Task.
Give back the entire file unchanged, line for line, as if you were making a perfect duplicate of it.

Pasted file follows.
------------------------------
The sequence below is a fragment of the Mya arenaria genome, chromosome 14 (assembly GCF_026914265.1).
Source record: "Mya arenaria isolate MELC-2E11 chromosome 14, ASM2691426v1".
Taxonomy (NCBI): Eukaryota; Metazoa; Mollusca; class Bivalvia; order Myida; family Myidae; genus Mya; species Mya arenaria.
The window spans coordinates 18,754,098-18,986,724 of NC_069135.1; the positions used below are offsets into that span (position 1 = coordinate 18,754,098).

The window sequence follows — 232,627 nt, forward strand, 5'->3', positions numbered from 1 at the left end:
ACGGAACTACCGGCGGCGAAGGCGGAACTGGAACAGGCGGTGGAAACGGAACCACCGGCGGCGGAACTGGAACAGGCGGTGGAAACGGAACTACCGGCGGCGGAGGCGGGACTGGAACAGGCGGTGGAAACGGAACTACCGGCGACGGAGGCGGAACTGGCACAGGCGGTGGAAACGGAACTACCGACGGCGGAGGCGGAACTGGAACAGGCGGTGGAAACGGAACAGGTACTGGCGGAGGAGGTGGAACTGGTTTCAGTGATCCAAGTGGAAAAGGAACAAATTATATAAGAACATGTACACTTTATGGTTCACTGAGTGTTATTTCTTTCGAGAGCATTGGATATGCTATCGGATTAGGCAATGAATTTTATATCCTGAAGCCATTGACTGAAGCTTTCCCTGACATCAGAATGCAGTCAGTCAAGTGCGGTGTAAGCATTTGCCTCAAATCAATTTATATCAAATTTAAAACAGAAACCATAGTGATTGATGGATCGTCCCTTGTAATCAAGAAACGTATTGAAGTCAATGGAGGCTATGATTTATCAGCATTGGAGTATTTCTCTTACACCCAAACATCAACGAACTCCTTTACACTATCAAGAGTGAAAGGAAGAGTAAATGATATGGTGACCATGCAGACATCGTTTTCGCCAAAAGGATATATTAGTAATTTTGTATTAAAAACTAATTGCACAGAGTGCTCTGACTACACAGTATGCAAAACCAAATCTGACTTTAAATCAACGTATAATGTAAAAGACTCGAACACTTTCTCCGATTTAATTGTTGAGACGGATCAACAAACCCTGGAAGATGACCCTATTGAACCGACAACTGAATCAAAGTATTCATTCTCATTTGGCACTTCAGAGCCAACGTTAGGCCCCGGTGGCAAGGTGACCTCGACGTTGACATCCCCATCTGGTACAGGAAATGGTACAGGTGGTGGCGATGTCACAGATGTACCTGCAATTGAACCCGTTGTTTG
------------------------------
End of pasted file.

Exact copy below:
The sequence below is a fragment of the Mya arenaria genome, chromosome 14 (assembly GCF_026914265.1).
Source record: "Mya arenaria isolate MELC-2E11 chromosome 14, ASM2691426v1".
Taxonomy (NCBI): Eukaryota; Metazoa; Mollusca; class Bivalvia; order Myida; family Myidae; genus Mya; species Mya arenaria.
The window spans coordinates 18,754,098-18,986,724 of NC_069135.1; the positions used below are offsets into that span (position 1 = coordinate 18,754,098).

The window sequence follows — 232,627 nt, forward strand, 5'->3', positions numbered from 1 at the left end:
ACGGAACTACCGGCGGCGAAGGCGGAACTGGAACAGGCGGTGGAAACGGAACCACCGGCGGCGGAACTGGAACAGGCGGTGGAAACGGAACTACCGGCGGCGGAGGCGGGACTGGAACAGGCGGTGGAAACGGAACTACCGGCGACGGAGGCGGAACTGGCACAGGCGGTGGAAACGGAACTACCGACGGCGGAGGCGGAACTGGAACAGGCGGTGGAAACGGAACAGGTACTGGCGGAGGAGGTGGAACTGGTTTCAGTGATCCAAGTGGAAAAGGAACAAATTATATAAGAACATGTACACTTTATGGTTCACTGAGTGTTATTTCTTTCGAGAGCATTGGATATGCTATCGGATTAGGCAATGAATTTTATATCCTGAAGCCATTGACTGAAGCTTTCCCTGACATCAGAATGCAGTCAGTCAAGTGCGGTGTAAGCATTTGCCTCAAATCAATTTATATCAAATTTAAAACAGAAACCATAGTGATTGATGGATCGTCCCTTGTAATCAAGAAACGTATTGAAGTCAATGGAGGCTATGATTTATCAGCATTGGAGTATTTCTCTTACACCCAAACATCAACGAACTCCTTTACACTATCAAGAGTGAAAGGAAGAGTAAATGATATGGTGACCATGCAGACATCGTTTTCGCCAAAAGGATATATTAGTAATTTTGTATTAAAAACTAATTGCACAGAGTGCTCTGACTACACAGTATGCAAAACCAAATCTGACTTTAAATCAACGTATAATGTAAAAGACTCGAACACTTTCTCCGATTTAATTGTTGAGACGGATCAACAAACCCTGGAAGATGACCCTATTGAACCGACAACTGAATCAAAGTATTCATTCTCATTTGGCACTTCAGAGCCAACGTTAGGCCCCGGTGGCAAGGTGACCTCGACGTTGACATCCCCATCTGGTACAGGAAATGGTACAGGTGGTGGCGATGTCACAGATGTACCTGCAATTGAACCCGTTGTTTG